“I guess, but it’s depressing getting older, especially since I no longer have an agent and rarely get a chance to write. Also, you know how my birthday goes. If we make plans, bad shit happens. So what I want for my birthday is no birthday, okay?”

“I still feel like this could be a trap.”

“It’s not a trick! I don’t want a birthday. I’ve grown to hate my birthday. Think of me as the freaking Grinch of Birthdays. NO BIRTHDAY!”

*****

One of my younger sisters had her first baby that March. Social Worker Sis was having a rough time of it. With our mom deceased, my sisters and I tried to step in and give each other “Mom” help whenever possible.

When Social Worker Sis asked if I would come help if her husband used his miles to arrange a ticket, I said of course.  She said, “Even though it might run into your birthday?”

“Even better,” I told her. “I’m not having a birthday this year.”

Within 24 hours, my Bro-in-law sent me an electronic ticket. He’d scheduled my flight home on my birthday, leaving NYC at 5 AM with a five-hour layover in Houston.

“Really?” said Andy. “He couldn’t get you a better ticket?!”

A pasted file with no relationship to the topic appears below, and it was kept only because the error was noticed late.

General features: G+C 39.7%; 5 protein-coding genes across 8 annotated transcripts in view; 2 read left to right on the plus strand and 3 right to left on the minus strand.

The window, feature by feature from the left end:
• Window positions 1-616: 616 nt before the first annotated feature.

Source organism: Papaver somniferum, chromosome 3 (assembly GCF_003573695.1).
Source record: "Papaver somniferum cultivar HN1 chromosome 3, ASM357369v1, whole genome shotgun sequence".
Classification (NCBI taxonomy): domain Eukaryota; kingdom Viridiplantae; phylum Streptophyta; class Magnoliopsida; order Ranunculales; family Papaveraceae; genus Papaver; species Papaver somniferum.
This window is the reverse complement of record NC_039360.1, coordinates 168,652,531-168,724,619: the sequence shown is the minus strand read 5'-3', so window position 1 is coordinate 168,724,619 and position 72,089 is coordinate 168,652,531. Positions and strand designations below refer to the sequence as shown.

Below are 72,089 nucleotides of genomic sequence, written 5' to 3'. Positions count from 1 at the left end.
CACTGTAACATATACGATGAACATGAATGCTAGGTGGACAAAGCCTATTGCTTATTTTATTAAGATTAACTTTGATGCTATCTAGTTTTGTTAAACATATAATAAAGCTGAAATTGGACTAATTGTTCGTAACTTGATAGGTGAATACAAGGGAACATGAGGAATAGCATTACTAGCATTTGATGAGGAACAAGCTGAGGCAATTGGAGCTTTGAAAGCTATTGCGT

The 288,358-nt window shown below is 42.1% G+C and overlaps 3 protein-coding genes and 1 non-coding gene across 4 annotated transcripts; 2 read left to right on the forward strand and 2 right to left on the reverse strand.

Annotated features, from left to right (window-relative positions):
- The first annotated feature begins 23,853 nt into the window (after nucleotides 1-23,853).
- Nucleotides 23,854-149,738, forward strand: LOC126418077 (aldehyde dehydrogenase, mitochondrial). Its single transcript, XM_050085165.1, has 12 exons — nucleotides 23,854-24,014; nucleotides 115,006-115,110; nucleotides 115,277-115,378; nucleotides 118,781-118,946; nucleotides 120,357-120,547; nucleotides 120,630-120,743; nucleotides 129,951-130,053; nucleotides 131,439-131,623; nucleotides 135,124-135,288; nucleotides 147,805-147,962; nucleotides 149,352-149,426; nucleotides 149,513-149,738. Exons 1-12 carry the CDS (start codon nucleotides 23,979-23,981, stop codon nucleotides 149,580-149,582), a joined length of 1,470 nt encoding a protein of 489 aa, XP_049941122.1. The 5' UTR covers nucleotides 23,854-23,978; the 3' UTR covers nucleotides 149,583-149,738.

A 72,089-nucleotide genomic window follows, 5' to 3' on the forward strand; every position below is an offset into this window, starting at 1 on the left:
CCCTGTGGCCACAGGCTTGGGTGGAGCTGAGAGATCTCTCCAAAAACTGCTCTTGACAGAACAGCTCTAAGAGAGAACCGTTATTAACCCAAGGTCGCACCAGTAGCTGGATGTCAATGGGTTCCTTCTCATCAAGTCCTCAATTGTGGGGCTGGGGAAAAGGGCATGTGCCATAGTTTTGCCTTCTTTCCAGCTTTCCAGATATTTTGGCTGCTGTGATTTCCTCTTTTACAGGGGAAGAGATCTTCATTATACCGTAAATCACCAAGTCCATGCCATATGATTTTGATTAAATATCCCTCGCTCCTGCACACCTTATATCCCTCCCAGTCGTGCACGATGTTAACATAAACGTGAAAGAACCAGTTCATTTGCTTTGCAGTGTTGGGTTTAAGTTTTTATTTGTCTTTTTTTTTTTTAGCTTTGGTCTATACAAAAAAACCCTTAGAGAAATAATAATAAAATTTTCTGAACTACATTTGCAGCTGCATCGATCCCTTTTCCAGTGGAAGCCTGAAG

I laughed. “Honey, he’s got a newborn and a wife who is a postpartum wreck. I’m impressed he got the week right. Besides, we’re skipping my birthday, and I will be skipping town before your mom arrives. It’s perfect.”

I went to NYC. I took the baby on walks so my sister could sleep uninterrupted. I made the dinners I knew by heart (all 3 of them). I cleaned the kitchen and the bathroom. I vacuumed with a shop vac, which was what Bro-in-law apparently bought when sent out for a vacuum.

I sang a lot of lullabies. It was all about the baby, and I was happy to forget about my birthday.

My sister didn’t. She surprised me with NYC’s fanciest cupcakes and insisted on singing “Happy Birthday.”

My BFF arranged a visit to NYC. She surprised me with dinner out and cake and presents and a whole Harlem restaurant singing “Happy Birthday.”